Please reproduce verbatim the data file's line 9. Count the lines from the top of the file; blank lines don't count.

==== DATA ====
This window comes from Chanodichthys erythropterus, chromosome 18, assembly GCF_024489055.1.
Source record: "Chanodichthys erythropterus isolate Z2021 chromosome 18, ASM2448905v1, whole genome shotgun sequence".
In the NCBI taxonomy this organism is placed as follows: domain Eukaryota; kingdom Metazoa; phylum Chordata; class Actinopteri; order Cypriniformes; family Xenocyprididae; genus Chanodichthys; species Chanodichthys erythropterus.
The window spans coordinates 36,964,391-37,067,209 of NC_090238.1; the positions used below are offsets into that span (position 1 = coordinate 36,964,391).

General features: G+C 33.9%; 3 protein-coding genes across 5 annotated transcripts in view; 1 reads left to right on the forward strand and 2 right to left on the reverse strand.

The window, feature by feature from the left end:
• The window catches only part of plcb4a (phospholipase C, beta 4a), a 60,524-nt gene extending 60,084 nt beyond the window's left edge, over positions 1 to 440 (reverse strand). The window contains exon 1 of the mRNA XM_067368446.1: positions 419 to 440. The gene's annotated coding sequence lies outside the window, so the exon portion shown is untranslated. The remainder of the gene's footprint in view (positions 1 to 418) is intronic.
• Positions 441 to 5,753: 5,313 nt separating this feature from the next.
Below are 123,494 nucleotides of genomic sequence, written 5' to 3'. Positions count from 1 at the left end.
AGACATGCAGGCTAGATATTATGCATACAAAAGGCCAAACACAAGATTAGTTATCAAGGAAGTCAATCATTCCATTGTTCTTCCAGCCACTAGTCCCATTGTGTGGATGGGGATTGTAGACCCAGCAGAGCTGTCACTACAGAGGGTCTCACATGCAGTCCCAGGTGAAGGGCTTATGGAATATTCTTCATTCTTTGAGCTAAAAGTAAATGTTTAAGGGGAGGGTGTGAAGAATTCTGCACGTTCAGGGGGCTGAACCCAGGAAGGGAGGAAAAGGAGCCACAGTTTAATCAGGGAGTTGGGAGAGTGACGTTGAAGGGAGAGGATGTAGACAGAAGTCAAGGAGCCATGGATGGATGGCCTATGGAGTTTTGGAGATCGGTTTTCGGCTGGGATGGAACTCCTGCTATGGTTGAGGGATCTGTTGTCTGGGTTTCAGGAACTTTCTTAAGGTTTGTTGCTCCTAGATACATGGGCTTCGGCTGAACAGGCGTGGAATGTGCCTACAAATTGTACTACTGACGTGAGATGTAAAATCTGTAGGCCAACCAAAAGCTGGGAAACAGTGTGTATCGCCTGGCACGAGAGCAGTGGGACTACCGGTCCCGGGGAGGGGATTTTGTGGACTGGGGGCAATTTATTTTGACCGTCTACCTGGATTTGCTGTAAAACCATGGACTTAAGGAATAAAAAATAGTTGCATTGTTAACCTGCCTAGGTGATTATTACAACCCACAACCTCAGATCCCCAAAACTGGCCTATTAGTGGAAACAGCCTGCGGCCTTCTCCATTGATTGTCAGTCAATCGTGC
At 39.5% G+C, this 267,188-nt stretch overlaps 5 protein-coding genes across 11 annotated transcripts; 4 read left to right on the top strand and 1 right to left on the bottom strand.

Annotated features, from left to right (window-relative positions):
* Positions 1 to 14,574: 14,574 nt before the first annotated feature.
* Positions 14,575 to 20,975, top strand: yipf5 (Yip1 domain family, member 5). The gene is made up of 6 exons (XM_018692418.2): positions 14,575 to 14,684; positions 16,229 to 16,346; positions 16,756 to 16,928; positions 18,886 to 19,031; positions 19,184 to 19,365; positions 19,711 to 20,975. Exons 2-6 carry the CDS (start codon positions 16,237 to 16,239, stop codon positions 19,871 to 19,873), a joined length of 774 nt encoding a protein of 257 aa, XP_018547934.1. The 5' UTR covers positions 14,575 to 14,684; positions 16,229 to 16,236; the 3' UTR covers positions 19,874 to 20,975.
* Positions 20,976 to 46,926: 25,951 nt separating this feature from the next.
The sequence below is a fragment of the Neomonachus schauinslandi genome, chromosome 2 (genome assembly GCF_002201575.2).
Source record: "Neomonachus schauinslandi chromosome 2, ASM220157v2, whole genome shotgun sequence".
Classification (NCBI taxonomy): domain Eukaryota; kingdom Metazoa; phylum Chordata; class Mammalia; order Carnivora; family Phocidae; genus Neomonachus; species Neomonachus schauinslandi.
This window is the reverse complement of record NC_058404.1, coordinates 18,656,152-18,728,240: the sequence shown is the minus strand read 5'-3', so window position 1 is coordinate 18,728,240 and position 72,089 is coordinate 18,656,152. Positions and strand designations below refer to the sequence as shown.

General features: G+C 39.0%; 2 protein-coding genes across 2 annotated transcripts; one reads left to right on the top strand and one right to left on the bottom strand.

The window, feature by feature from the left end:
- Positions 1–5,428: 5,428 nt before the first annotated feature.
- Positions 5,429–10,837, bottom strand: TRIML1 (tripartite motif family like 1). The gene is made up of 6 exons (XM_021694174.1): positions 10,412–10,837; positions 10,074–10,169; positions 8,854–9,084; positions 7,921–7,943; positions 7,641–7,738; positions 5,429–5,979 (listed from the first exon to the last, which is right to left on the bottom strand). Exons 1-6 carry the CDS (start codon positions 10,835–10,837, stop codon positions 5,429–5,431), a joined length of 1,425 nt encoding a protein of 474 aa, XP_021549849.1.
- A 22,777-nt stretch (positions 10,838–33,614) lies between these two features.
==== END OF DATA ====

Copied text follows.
Below are 123,494 nucleotides of genomic sequence, written 5' to 3'. Positions count from 1 at the left end.